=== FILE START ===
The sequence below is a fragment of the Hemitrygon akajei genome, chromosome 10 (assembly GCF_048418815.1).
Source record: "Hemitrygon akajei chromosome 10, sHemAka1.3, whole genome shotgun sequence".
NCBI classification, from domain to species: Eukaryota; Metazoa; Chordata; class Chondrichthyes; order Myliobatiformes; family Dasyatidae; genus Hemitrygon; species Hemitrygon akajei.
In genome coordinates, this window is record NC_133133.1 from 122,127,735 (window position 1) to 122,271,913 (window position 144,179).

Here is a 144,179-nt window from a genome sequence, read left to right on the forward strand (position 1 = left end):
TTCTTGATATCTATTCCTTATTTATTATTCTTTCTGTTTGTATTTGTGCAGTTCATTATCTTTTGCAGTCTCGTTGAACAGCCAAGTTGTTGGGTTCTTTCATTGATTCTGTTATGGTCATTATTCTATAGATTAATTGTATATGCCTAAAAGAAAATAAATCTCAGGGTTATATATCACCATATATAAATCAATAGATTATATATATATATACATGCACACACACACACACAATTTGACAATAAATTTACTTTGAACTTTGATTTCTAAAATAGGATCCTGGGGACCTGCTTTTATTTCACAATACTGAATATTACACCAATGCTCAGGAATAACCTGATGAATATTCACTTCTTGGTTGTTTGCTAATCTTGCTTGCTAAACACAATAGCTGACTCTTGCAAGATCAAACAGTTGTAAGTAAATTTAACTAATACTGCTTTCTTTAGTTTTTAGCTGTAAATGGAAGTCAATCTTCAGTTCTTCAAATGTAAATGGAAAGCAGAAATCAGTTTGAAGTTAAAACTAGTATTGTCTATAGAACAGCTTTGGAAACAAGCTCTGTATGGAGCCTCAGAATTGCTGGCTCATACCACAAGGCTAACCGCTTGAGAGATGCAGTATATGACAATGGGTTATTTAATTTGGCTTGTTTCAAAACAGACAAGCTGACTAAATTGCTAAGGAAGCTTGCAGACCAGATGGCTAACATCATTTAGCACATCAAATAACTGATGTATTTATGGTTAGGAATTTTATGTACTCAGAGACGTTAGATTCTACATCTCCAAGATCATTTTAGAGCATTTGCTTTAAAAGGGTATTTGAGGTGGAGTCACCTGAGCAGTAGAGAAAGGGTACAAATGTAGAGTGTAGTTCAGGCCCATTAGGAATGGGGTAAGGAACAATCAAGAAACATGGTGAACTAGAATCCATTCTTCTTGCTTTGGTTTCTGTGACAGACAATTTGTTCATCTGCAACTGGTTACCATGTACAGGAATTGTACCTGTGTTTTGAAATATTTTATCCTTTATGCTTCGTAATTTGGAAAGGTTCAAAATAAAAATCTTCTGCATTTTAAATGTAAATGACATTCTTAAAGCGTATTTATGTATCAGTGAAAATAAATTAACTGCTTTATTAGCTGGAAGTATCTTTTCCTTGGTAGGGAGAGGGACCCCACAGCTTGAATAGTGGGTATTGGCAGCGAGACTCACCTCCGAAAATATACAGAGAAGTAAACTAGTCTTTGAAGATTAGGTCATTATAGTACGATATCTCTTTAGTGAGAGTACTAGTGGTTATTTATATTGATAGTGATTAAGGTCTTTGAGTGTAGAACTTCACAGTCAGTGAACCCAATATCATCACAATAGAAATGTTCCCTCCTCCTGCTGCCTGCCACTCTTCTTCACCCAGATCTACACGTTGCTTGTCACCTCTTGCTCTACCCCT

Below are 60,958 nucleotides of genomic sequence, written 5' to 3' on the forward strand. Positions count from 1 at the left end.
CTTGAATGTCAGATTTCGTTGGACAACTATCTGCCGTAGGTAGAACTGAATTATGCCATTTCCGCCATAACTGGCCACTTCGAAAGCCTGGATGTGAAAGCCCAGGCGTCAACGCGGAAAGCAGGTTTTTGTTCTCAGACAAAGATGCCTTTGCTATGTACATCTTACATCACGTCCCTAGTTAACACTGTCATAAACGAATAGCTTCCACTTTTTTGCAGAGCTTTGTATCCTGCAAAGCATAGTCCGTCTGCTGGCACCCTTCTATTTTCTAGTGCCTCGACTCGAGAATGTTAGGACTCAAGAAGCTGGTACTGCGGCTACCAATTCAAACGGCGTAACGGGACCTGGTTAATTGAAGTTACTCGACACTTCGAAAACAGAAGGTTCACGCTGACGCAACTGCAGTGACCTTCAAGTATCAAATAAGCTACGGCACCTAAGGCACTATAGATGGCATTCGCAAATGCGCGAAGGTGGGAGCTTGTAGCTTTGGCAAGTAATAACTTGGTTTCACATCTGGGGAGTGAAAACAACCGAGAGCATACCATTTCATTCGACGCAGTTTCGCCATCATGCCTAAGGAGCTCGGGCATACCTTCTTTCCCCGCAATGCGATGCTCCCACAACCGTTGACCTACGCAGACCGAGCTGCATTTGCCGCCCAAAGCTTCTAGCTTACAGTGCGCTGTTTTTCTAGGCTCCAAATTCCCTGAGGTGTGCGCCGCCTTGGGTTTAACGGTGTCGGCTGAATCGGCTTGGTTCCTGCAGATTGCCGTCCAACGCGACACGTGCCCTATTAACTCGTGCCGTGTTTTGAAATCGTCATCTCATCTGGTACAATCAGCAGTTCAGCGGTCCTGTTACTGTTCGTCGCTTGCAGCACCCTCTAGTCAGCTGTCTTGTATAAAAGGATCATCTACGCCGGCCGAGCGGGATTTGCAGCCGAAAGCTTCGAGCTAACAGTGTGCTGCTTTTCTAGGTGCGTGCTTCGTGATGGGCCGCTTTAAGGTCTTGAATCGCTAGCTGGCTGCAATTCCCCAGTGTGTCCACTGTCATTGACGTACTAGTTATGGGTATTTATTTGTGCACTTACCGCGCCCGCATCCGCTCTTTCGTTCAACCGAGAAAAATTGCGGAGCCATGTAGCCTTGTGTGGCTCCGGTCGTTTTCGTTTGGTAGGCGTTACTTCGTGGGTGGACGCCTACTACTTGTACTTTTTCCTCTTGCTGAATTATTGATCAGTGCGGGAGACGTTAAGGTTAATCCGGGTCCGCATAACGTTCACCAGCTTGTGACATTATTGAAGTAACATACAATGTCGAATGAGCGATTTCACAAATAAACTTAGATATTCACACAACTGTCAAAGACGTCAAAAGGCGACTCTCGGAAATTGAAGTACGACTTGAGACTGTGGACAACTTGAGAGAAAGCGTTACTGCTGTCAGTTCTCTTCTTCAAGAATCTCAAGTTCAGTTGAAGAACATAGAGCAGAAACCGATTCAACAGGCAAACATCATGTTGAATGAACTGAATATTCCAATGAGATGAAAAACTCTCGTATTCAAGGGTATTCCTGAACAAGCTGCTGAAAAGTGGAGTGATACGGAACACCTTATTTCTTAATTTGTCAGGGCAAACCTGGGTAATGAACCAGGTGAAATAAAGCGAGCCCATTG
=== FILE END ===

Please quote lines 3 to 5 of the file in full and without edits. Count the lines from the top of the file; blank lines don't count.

NCBI classification, from domain to species: Eukaryota; Metazoa; Chordata; class Chondrichthyes; order Myliobatiformes; family Dasyatidae; genus Hemitrygon; species Hemitrygon akajei.
In genome coordinates, this window is record NC_133133.1 from 122,127,735 (window position 1) to 122,271,913 (window position 144,179).

Here is a 144,179-nt window from a genome sequence, read left to right on the forward strand (position 1 = left end):